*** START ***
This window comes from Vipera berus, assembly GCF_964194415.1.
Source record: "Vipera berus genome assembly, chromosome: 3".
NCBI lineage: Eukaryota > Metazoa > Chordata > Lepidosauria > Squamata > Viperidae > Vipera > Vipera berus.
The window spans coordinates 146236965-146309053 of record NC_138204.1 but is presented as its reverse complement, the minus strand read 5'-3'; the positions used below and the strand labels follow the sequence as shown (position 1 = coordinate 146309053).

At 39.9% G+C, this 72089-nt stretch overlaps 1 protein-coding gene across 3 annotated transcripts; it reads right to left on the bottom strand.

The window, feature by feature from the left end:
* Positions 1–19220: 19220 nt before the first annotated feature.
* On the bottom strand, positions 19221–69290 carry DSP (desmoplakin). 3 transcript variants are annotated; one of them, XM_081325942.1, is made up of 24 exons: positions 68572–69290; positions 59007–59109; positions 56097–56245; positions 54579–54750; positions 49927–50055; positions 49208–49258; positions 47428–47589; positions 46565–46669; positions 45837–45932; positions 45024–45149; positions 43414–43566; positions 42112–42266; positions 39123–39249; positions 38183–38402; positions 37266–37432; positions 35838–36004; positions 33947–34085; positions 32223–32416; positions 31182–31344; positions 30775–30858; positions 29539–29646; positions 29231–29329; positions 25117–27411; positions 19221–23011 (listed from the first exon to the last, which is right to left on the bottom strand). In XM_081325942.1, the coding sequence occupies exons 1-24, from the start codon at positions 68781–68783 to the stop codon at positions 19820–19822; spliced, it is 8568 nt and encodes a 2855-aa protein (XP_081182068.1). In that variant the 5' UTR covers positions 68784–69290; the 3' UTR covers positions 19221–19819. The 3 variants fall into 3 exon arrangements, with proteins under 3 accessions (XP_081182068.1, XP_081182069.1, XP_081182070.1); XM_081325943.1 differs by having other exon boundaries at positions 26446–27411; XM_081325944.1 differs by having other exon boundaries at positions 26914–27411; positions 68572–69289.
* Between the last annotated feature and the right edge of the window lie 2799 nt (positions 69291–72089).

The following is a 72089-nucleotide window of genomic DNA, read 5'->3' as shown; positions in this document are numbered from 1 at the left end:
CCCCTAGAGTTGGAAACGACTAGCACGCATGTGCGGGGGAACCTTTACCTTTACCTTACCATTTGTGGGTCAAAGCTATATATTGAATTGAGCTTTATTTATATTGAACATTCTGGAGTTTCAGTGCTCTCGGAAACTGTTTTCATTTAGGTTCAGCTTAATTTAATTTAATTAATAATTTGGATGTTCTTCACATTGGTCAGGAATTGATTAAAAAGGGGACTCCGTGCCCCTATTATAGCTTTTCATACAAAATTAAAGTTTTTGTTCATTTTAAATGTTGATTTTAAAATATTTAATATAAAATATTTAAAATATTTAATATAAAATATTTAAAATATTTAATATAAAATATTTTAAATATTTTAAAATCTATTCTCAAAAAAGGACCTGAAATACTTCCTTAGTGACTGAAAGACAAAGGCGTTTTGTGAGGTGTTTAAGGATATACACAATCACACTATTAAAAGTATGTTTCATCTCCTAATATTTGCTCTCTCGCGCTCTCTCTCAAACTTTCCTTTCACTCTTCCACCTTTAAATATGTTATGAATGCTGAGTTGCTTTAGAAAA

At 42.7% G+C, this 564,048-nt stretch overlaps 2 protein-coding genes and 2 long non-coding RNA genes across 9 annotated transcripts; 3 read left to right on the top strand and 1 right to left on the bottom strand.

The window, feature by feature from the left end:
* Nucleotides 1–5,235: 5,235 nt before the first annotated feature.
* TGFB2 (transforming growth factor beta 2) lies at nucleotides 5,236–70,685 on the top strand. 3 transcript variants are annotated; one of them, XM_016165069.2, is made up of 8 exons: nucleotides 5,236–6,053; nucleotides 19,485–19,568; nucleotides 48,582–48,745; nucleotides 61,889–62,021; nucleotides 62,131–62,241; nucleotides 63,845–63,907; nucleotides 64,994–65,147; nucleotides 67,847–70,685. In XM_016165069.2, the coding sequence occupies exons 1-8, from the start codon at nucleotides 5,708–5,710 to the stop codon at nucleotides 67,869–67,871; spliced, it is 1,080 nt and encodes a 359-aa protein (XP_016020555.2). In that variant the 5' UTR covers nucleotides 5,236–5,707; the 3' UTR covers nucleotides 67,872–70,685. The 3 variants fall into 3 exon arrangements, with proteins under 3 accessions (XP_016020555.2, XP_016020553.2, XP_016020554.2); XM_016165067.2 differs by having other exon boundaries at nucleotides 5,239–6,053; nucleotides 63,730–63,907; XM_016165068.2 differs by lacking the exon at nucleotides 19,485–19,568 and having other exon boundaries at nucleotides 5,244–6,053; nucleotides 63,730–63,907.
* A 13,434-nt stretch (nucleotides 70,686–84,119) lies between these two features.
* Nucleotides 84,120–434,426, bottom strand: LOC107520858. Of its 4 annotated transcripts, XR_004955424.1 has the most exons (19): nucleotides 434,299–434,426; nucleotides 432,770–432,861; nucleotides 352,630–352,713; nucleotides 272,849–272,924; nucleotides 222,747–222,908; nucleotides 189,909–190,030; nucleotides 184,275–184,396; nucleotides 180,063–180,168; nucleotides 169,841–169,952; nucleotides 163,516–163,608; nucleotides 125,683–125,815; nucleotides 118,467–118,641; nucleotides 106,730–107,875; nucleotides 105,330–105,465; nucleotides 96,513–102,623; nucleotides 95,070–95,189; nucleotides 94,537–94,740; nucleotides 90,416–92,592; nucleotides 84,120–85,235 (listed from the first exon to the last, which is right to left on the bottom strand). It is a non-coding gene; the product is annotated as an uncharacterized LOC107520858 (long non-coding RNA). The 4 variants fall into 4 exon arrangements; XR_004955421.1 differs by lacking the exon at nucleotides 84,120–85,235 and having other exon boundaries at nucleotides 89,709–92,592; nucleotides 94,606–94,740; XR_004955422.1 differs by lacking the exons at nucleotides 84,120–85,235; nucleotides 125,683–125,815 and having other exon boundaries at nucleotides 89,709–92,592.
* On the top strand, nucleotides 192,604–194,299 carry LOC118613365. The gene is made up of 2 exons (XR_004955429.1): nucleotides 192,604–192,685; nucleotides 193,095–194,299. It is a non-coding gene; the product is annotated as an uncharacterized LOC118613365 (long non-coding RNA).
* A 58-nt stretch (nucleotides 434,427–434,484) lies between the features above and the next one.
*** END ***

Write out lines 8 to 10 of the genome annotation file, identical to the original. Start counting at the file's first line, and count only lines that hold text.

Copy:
* On the bottom strand, positions 19221–69290 carry DSP (desmoplakin). 3 transcript variants are annotated; one of them, XM_081325942.1, is made up of 24 exons: positions 68572–69290; positions 59007–59109; positions 56097–56245; positions 54579–54750; positions 49927–50055; positions 49208–49258; positions 47428–47589; positions 46565–46669; positions 45837–45932; positions 45024–45149; positions 43414–43566; positions 42112–42266; positions 39123–39249; positions 38183–38402; positions 37266–37432; positions 35838–36004; positions 33947–34085; positions 32223–32416; positions 31182–31344; positions 30775–30858; positions 29539–29646; positions 29231–29329; positions 25117–27411; positions 19221–23011 (listed from the first exon to the last, which is right to left on the bottom strand). In XM_081325942.1, the coding sequence occupies exons 1-24, from the start codon at positions 68781–68783 to the stop codon at positions 19820–19822; spliced, it is 8568 nt and encodes a 2855-aa protein (XP_081182068.1). In that variant the 5' UTR covers positions 68784–69290; the 3' UTR covers positions 19221–19819. The 3 variants fall into 3 exon arrangements, with proteins under 3 accessions (XP_081182068.1, XP_081182069.1, XP_081182070.1); XM_081325943.1 differs by having other exon boundaries at positions 26446–27411; XM_081325944.1 differs by having other exon boundaries at positions 26914–27411; positions 68572–69289.
* Between the last annotated feature and the right edge of the window lie 2799 nt (positions 69291–72089).

The following is a 72089-nucleotide window of genomic DNA, read 5'->3' as shown; positions in this document are numbered from 1 at the left end: